Wednesday, November 26, 2008

Adjustment Clinic: Inversions, Balances, Backbending

I had the opportunity to carpool down to Minneapolis this past Saturday for this workshop:

Adjustments Clinic for Yoga Teachers & Trainers:
Inversions, Balances, Backbending and Seated Poses

Yoga Center of Minneapolis
Saturday, November 221:30 - 5:30pm
led by Tanya Boigenzahn

I had a wonderful time! It was a relatively small class, probably about 17 people of varying experience: from folks who have been teaching for a while to students who wanted to know more about adjustments. I was disappointed to find out that this was actually workshop #2 in a series, but happy to find out there may be more.

Tanya leads a very fluid, open, and dynamic class. She first finds out what the class composition is and then structures the class around requests. This group didn't have much in the way of specific requests so Tanya started right off with balance poses, moved briefly into downdog, then onto inversions and backbending. We ran out of time to go over seated poses, so hopefully she will incorporate that into a future workshop.

She would have someone come up front to be the "beginning student" and go over the basics of a pose and how she would approach adjusting someone in it. Then we would break into groups of two or three and practice on each other. This is what I liked, being able to give and receive feedback.

Much of the session was a review for me, but I also learned so many new and neat things that I filled up 3 pages with notes! Tanya took pictures of us during the session and will send us the handouts afterwards - I liked this approach as well as this way she wasn't confined to a set lecture and can really personalize the notes when she sends them out.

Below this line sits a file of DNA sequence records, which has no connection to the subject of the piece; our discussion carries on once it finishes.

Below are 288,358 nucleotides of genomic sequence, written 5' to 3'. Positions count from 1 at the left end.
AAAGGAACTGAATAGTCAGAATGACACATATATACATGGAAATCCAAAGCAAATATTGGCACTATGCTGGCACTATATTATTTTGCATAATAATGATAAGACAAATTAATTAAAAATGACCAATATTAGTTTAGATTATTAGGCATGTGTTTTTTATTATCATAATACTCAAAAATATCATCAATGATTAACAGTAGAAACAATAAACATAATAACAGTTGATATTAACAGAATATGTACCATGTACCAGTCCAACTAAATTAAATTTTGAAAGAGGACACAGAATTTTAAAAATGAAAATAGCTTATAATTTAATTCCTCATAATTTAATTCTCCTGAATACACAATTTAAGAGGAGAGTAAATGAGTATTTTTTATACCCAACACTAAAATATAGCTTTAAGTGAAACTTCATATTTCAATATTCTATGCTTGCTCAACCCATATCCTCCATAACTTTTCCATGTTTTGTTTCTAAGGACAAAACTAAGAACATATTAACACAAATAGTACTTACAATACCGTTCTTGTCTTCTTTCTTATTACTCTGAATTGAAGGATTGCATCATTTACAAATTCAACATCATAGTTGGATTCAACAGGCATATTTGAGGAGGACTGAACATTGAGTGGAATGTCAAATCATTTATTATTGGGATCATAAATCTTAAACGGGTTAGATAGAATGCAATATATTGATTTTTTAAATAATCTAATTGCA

This was also my first time at this studio and it was just lovely! It is situated in the old warehouse district in Minneapolis (off of Hennepin and Washington Ave for those of you familiar with the area). High ceilings with the big wooden beams and old glass window fronts. I love old architecture. I felt very comfortable visiting; there was someone at the desk to greet us and show us where everything was. The other students were from the area - Tanya knew about 1/2 the class already - but I didn't feel like I walked into someones clique.

I look forward to being able to visit this studio again.

Wednesday, November 19, 2008

Bhagavad Gita (Part 2 of 3)

I decided to take a yogic philosophy workshop this Fall on the Bhagavad Gita, one of the most beloved texts in India. I discussed our first meeting here. We had our second session recently where we moved the discussion away from who the characters represented (our ego and the divine) and delved into the meaning behind chapters 3 - 10. I am summarizing greatly here other wise this would be a very long post indeed.

Chapters 3-6 discuss “Selfless Action” or Karma yoga. I must admit, I had a little chuckle because I’ve been watching off and on My Name is Earl, where Earl figured out that bad things happen to him because he’s been a bad person. He drew up a list and is trying to rectify all the bad things he’s done, often with quite funny results. But I digress.